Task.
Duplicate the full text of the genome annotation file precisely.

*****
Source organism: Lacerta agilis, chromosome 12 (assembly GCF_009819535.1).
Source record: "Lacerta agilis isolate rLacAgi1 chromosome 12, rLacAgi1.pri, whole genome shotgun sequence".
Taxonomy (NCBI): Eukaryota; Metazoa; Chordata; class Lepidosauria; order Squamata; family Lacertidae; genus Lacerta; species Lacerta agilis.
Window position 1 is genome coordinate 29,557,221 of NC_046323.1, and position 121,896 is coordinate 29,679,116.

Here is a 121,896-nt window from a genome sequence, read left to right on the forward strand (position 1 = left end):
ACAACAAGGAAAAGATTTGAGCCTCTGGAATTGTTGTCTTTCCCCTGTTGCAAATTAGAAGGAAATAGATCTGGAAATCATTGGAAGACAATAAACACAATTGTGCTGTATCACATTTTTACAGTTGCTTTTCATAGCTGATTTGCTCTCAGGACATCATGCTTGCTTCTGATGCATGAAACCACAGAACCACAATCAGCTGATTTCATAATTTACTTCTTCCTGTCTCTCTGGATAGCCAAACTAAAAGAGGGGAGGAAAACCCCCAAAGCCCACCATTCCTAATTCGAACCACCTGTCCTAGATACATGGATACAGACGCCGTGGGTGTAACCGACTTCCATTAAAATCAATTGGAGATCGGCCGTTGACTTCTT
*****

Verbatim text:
Source organism: Lacerta agilis, chromosome 12 (assembly GCF_009819535.1).
Source record: "Lacerta agilis isolate rLacAgi1 chromosome 12, rLacAgi1.pri, whole genome shotgun sequence".
Taxonomy (NCBI): Eukaryota; Metazoa; Chordata; class Lepidosauria; order Squamata; family Lacertidae; genus Lacerta; species Lacerta agilis.
Window position 1 is genome coordinate 29,557,221 of NC_046323.1, and position 121,896 is coordinate 29,679,116.

Here is a 121,896-nt window from a genome sequence, read left to right on the forward strand (position 1 = left end):
ACAACAAGGAAAAGATTTGAGCCTCTGGAATTGTTGTCTTTCCCCTGTTGCAAATTAGAAGGAAATAGATCTGGAAATCATTGGAAGACAATAAACACAATTGTGCTGTATCACATTTTTACAGTTGCTTTTCATAGCTGATTTGCTCTCAGGACATCATGCTTGCTTCTGATGCATGAAACCACAGAACCACAATCAGCTGATTTCATAATTTACTTCTTCCTGTCTCTCTGGATAGCCAAACTAAAAGAGGGGAGGAAAACCCCCAAAGCCCACCATTCCTAATTCGAACCACCTGTCCTAGATACATGGATACAGACGCCGTGGGTGTAACCGACTTCCATTAAAATCAATTGGAGATCGGCCGTTGACTTCTT